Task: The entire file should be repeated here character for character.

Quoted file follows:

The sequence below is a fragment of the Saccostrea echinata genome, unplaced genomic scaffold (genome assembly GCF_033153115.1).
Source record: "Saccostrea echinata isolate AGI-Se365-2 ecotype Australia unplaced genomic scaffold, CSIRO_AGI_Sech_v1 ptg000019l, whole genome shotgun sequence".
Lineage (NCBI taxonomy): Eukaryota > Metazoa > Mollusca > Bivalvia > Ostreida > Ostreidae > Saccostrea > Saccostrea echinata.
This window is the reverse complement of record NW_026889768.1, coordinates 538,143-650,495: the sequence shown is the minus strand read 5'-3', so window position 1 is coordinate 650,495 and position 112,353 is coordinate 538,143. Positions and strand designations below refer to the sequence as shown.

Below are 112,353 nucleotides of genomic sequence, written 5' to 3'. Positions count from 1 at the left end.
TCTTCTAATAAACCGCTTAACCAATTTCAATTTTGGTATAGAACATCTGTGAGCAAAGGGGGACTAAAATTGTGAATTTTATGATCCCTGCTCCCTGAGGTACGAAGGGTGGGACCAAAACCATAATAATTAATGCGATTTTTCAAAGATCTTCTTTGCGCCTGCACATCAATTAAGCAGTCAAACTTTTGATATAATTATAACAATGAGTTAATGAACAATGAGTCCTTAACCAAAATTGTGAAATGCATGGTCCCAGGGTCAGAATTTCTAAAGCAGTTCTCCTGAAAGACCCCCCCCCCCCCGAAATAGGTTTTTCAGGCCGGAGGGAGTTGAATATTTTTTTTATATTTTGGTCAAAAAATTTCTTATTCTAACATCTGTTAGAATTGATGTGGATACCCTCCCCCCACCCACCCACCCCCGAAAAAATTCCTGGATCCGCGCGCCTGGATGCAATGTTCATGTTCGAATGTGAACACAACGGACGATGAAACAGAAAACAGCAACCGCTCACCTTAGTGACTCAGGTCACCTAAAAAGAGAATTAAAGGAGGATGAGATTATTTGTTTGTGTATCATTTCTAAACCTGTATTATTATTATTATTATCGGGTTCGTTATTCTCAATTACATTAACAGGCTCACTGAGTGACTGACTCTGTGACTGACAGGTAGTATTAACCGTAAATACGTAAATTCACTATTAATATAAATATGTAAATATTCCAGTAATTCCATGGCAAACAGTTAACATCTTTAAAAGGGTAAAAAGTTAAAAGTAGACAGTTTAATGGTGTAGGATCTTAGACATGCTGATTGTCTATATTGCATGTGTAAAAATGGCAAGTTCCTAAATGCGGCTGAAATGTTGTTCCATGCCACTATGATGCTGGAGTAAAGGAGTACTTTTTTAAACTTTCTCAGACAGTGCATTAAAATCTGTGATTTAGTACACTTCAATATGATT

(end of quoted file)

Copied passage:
The sequence below is a fragment of the Saccostrea echinata genome, unplaced genomic scaffold (genome assembly GCF_033153115.1).
Source record: "Saccostrea echinata isolate AGI-Se365-2 ecotype Australia unplaced genomic scaffold, CSIRO_AGI_Sech_v1 ptg000019l, whole genome shotgun sequence".
Lineage (NCBI taxonomy): Eukaryota > Metazoa > Mollusca > Bivalvia > Ostreida > Ostreidae > Saccostrea > Saccostrea echinata.
This window is the reverse complement of record NW_026889768.1, coordinates 538,143-650,495: the sequence shown is the minus strand read 5'-3', so window position 1 is coordinate 650,495 and position 112,353 is coordinate 538,143. Positions and strand designations below refer to the sequence as shown.

Below are 112,353 nucleotides of genomic sequence, written 5' to 3'. Positions count from 1 at the left end.
TCTTCTAATAAACCGCTTAACCAATTTCAATTTTGGTATAGAACATCTGTGAGCAAAGGGGGACTAAAATTGTGAATTTTATGATCCCTGCTCCCTGAGGTACGAAGGGTGGGACCAAAACCATAATAATTAATGCGATTTTTCAAAGATCTTCTTTGCGCCTGCACATCAATTAAGCAGTCAAACTTTTGATATAATTATAACAATGAGTTAATGAACAATGAGTCCTTAACCAAAATTGTGAAATGCATGGTCCCAGGGTCAGAATTTCTAAAGCAGTTCTCCTGAAAGACCCCCCCCCCCCCGAAATAGGTTTTTCAGGCCGGAGGGAGTTGAATATTTTTTTTATATTTTGGTCAAAAAATTTCTTATTCTAACATCTGTTAGAATTGATGTGGATACCCTCCCCCCACCCACCCACCCCCGAAAAAATTCCTGGATCCGCGCGCCTGGATGCAATGTTCATGTTCGAATGTGAACACAACGGACGATGAAACAGAAAACAGCAACCGCTCACCTTAGTGACTCAGGTCACCTAAAAAGAGAATTAAAGGAGGATGAGATTATTTGTTTGTGTATCATTTCTAAACCTGTATTATTATTATTATTATCGGGTTCGTTATTCTCAATTACATTAACAGGCTCACTGAGTGACTGACTCTGTGACTGACAGGTAGTATTAACCGTAAATACGTAAATTCACTATTAATATAAATATGTAAATATTCCAGTAATTCCATGGCAAACAGTTAACATCTTTAAAAGGGTAAAAAGTTAAAAGTAGACAGTTTAATGGTGTAGGATCTTAGACATGCTGATTGTCTATATTGCATGTGTAAAAATGGCAAGTTCCTAAATGCGGCTGAAATGTTGTTCCATGCCACTATGATGCTGGAGTAAAGGAGTACTTTTTTAAACTTTCTCAGACAGTGCATTAAAATCTGTGATTTAGTACACTTCAATATGATT